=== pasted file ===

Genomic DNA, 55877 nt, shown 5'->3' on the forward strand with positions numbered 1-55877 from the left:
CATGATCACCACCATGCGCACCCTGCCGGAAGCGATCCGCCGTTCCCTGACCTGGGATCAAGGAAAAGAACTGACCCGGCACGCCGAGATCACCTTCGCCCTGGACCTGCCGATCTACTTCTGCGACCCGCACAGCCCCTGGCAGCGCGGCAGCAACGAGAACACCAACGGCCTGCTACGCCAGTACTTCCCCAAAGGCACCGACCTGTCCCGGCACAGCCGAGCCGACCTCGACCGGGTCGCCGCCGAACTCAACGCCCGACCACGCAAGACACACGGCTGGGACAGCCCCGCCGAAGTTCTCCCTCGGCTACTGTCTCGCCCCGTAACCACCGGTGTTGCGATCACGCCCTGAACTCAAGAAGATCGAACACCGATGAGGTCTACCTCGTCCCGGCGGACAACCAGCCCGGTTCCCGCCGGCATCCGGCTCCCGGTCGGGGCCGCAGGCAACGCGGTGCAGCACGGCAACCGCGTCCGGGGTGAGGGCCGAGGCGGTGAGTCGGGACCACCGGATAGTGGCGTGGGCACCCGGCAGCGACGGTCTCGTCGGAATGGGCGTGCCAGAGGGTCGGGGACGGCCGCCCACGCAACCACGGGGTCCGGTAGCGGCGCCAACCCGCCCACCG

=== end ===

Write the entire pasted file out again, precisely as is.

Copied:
Genomic DNA, 55877 nt, shown 5'->3' on the forward strand with positions numbered 1-55877 from the left:
CATGATCACCACCATGCGCACCCTGCCGGAAGCGATCCGCCGTTCCCTGACCTGGGATCAAGGAAAAGAACTGACCCGGCACGCCGAGATCACCTTCGCCCTGGACCTGCCGATCTACTTCTGCGACCCGCACAGCCCCTGGCAGCGCGGCAGCAACGAGAACACCAACGGCCTGCTACGCCAGTACTTCCCCAAAGGCACCGACCTGTCCCGGCACAGCCGAGCCGACCTCGACCGGGTCGCCGCCGAACTCAACGCCCGACCACGCAAGACACACGGCTGGGACAGCCCCGCCGAAGTTCTCCCTCGGCTACTGTCTCGCCCCGTAACCACCGGTGTTGCGATCACGCCCTGAACTCAAGAAGATCGAACACCGATGAGGTCTACCTCGTCCCGGCGGACAACCAGCCCGGTTCCCGCCGGCATCCGGCTCCCGGTCGGGGCCGCAGGCAACGCGGTGCAGCACGGCAACCGCGTCCGGGGTGAGGGCCGAGGCGGTGAGTCGGGACCACCGGATAGTGGCGTGGGCACCCGGCAGCGACGGTCTCGTCGGAATGGGCGTGCCAGAGGGTCGGGGACGGCCGCCCACGCAACCACGGGGTCCGGTAGCGGCGCCAACCCGCCCACCG